September 9th, 2009

hair

open source wednesdays

The Christchurch Creative Space is "a space in Christchurch, New Zealand for people to hack, craft, make, create and work on projects". It's a growing community of techy and creative types who meet twice a week, and has been ongoing for about six months now. It's formed in the spirit of the growing number of hacker spaces around the world.

I've been mostly showing up on Wednesdays, and I work on various software projects (usually). Since it's a creative space, I feel motivated to work on open source stuff. So with that in mind, I'm going to try to start "Open Source Wednesdays". Here's the deal: If it's Wednesday, and I'm working on something open source, I'll blog about it. I need to write more about the projects I'm working on, otherwise they'll just be a project for me, and what's the fun in that?

The first instalment will be posted later this evening.
blue-marble

open source wednesday: xearth

Years ago, I ported the classic Unix program "xearth" to Windows. Xearth displays an image of the Earth, as seen from your favorite vantage point in space, correctly shaded for the current position of the Sun. At the time, xearth had its own homepage and was updated every few years by the original author (Kirk Johnson). But a few years ago, I noticed that the original xearth home page had vanished from the internet. I was able to piece it back together using archive.org.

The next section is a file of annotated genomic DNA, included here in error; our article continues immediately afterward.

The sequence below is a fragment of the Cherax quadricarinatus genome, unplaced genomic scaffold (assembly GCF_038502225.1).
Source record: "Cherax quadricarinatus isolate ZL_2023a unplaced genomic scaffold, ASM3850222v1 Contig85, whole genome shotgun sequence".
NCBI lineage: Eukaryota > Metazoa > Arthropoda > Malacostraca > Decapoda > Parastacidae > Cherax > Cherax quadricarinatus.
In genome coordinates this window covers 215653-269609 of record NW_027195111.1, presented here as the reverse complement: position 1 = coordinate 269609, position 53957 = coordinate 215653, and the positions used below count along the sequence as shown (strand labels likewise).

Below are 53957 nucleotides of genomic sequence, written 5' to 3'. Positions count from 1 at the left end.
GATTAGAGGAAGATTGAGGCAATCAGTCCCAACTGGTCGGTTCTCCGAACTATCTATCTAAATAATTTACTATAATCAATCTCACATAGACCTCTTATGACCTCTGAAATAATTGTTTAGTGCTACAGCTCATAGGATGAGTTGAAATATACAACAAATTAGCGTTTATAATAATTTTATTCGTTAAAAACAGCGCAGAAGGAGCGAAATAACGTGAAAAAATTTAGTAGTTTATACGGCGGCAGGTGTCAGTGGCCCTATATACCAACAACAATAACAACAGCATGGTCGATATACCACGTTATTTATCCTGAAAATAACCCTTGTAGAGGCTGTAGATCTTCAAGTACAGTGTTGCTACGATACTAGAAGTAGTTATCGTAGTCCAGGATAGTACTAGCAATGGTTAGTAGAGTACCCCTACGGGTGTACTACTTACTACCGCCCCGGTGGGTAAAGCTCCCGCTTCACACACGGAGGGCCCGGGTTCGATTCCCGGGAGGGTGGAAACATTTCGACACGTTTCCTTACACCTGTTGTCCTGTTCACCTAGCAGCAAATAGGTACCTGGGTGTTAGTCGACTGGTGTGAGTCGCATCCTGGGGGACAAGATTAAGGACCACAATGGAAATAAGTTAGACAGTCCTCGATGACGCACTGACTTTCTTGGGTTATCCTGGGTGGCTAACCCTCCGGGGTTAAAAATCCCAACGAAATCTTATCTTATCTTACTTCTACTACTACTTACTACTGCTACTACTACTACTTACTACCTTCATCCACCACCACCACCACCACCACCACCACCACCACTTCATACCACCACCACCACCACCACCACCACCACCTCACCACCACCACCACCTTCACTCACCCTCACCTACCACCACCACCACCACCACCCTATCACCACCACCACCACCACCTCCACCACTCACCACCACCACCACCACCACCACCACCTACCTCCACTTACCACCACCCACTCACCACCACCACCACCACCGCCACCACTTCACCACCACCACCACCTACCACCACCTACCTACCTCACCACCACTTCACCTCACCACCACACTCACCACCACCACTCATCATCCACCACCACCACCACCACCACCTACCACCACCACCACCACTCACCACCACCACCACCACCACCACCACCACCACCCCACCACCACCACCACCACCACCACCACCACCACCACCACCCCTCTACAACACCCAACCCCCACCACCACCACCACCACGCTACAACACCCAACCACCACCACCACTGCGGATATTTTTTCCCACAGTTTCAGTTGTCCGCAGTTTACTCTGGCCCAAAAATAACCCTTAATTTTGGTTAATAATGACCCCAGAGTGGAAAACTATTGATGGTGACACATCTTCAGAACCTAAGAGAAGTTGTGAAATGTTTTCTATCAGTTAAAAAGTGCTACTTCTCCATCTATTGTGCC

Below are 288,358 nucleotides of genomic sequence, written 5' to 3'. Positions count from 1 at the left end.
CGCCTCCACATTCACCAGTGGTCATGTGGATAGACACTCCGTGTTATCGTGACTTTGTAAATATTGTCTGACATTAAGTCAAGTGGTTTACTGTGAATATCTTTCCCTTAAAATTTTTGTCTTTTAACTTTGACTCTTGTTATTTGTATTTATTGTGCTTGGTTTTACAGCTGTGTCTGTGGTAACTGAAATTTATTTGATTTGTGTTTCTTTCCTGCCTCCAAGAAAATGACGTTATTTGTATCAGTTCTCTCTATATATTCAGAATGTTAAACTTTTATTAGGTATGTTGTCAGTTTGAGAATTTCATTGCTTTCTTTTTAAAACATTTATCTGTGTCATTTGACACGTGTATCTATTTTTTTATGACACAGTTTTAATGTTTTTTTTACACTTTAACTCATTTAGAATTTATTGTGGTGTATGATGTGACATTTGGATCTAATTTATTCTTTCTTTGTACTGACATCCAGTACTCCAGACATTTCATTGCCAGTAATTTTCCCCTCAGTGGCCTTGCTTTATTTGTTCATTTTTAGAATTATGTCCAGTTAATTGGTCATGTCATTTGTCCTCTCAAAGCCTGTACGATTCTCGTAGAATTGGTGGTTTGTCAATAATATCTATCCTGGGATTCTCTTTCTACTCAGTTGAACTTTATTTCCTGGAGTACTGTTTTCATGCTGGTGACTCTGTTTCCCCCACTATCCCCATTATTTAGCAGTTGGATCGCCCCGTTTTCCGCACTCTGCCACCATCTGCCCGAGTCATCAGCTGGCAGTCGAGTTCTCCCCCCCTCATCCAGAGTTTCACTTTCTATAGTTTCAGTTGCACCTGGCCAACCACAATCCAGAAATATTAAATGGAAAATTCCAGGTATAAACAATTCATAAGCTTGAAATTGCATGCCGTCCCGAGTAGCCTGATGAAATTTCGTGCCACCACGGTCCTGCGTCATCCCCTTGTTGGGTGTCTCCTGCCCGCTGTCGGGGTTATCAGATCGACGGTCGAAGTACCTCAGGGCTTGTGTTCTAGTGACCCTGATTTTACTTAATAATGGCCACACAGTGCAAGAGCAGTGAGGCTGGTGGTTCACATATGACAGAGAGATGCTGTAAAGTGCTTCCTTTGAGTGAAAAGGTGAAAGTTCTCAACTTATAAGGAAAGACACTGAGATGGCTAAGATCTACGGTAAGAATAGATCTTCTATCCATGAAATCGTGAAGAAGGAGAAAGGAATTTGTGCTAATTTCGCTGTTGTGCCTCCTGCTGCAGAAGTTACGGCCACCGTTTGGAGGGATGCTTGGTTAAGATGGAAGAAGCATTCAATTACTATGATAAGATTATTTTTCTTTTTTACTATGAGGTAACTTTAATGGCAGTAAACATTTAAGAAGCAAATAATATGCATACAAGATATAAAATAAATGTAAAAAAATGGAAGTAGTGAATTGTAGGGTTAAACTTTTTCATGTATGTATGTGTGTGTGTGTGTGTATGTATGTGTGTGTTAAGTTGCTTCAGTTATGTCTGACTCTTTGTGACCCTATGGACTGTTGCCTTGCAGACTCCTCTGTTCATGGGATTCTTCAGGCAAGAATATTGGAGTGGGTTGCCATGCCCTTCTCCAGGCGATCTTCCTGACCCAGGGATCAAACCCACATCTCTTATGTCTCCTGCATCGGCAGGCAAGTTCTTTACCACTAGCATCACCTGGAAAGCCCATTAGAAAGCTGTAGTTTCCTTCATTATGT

I have resurrected the original xearth page at xearth.org. Currently this is the original (non-Windows) xearth page but I intend to pick up development of xearth going forward. I have created a Github repository containing all the past versions of xearth that I could find, plus my new developments.

One of the things that I've always wanted to add to xearth is the ability to "wrap" an arbitrary image around the Earth. There are loads of images suitable for projection onto a sphere, images of the Earth of all kinds. Here is the original xearth green-and-blue image (click for a larger view):



I finally (a decade later) got around to working out all the spherical trigonometry necessary to project images onto the xearth image. Here's a sample of what xearth can do now:



The maps don't even have to accurately reflect reality. Here is one from a 1678 world map:



Before I could do this with xearth, I also had to add the ability to create JPEG images (I added PNG while I was at it), and refactor some of the internal code to deal with true colour images instead of just palette-based images.

The code to do this is in the xearth repository on Github now. It's not ready for release yet, but feel free to fork and play with it.